In 2012, during the archeological excavations in the former conventual cathedral, the remains of the last king of England killed in battle were found (the body of the king had been considered to be lost for five centuries). After the identification, a five-day mourning event took place in the city, during which the actor Benedict Cumberbatch (a descendant of the king) read a poem dedicated to his ancestor. Richard III is resting in Leicester Cathedral.
The best time to visit Leicester
The Diwali (Festival of Lights), the most significant holiday outside India, is popular in Leicester. Every year, at the end of October, it attracts thousands of visitors not only from the UK but also from all over the world. For many citizens, it has grown from a religious event into a vibrant and colorful festival that symbolizes the victory of good over evil. All participants of the festival are focused on the mighty and ruthless fire.
What should a tourist do in Leicester?
- Find out what it's like to live under zero gravity in the National Space Center, built in 2001. It is the largest museum in the UK and, at the same time, an educational center with many themed exhibitions on astronomy, and planetariums. It is the only exposition of space rockets placed in a vertical position in the world.
- Watch a football match at King Power Stadium. Leicester City Football Club is known for three victories in the Football League Cup and the absolute championship in England. In its stadium, you can not only attend the game, but also go on a tour, drop by a souvenir shop, and take pictures in the team's changing room.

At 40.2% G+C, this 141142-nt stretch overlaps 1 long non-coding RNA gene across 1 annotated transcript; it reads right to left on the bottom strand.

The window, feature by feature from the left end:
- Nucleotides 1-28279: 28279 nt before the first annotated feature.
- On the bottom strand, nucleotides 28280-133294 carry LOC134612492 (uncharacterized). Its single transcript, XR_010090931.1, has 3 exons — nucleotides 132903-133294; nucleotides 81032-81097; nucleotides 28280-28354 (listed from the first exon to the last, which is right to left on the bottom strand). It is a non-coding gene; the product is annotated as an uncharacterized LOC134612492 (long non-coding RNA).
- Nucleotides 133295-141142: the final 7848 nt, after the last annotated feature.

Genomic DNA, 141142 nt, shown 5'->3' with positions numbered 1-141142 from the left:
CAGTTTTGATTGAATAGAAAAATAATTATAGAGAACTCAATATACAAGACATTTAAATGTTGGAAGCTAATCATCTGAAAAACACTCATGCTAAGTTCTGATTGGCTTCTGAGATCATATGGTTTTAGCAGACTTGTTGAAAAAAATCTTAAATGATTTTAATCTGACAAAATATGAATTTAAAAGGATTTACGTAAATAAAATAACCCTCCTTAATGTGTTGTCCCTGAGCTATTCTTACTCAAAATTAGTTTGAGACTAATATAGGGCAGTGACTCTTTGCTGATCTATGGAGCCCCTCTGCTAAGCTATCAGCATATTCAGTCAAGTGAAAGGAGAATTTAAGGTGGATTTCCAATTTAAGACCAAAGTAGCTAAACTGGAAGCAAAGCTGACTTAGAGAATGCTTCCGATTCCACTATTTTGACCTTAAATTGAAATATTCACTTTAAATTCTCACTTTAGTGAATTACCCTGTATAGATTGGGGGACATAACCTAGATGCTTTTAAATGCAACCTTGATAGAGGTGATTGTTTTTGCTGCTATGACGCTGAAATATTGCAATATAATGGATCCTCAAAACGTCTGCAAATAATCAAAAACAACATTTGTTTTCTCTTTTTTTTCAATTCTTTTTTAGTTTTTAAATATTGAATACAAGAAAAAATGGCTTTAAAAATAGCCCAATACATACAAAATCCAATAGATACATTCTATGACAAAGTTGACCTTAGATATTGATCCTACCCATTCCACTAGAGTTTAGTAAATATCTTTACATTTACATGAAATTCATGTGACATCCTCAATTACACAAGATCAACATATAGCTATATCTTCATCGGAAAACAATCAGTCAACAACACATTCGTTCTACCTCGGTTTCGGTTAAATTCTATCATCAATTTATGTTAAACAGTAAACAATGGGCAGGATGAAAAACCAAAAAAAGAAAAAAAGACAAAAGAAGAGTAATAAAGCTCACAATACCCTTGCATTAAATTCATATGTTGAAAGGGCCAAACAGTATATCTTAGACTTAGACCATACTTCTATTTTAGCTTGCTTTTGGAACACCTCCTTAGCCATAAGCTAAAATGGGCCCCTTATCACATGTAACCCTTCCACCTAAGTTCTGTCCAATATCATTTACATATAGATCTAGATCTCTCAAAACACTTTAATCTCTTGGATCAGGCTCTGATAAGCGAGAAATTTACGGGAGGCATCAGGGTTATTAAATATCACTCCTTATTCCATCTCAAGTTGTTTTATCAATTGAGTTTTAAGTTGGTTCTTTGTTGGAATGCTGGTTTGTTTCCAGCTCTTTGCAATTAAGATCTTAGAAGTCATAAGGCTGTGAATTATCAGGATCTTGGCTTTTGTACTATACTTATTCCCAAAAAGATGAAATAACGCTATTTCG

- Visit Leicester Cathedral, home to Richard III, the King of England from the York dynasty. The temple is made in Gothic style with two chapels and a spire, 67 m high. If you want to get a better acquaintance with the life story of Richard III, you should read the famous play of the same name by Shakespeare, as well as visit the themed museum, located in front of the cathedral.
- Walk in Abbey Park, which is located by the Sor river, two kilometers from the city. It is named after the medieval monastery (Leicester Abbey), which is now only left in ruins. There is also a miniature railway, a cafe, and a lake with boats in the park. It is ideal for a short holiday away from the city's troubles.
- Feel like being on board a luxury airplane at Gate 38. It's a nightclub and bar with airplane seats and windows all over the walls. The venue is close to the university, so there are always a lot of young people.
- Enjoy the local culture at Leicester Market. It is the largest market in Europe and has repeatedly been voted the best in entire England. It's over 700 years old. It mainly sells locally-produced fresh goods and has everything you might need for a dinner party or as a souvenir on its counters.
- Have a refreshing cocktail on The Cookie and The Attic terrace. It's a vibrant music center and bar with live music or a comedian performing with a stand-up every night.
- Check out the New Walk Museum & Art Gallery. It features works by outstanding British artists, ancient tables with petroglyphs, and mummies from Ancient Egypt.
- Try curry at one of the famous restaurants. Leicester remains a great fan of Indian cuisine. This trend was established back in the epoch of the colonial exploration of India when the first unknown spices and products were brought into the country. Today, there are more establishments in the city serving traditional Indian cuisine than English restaurants.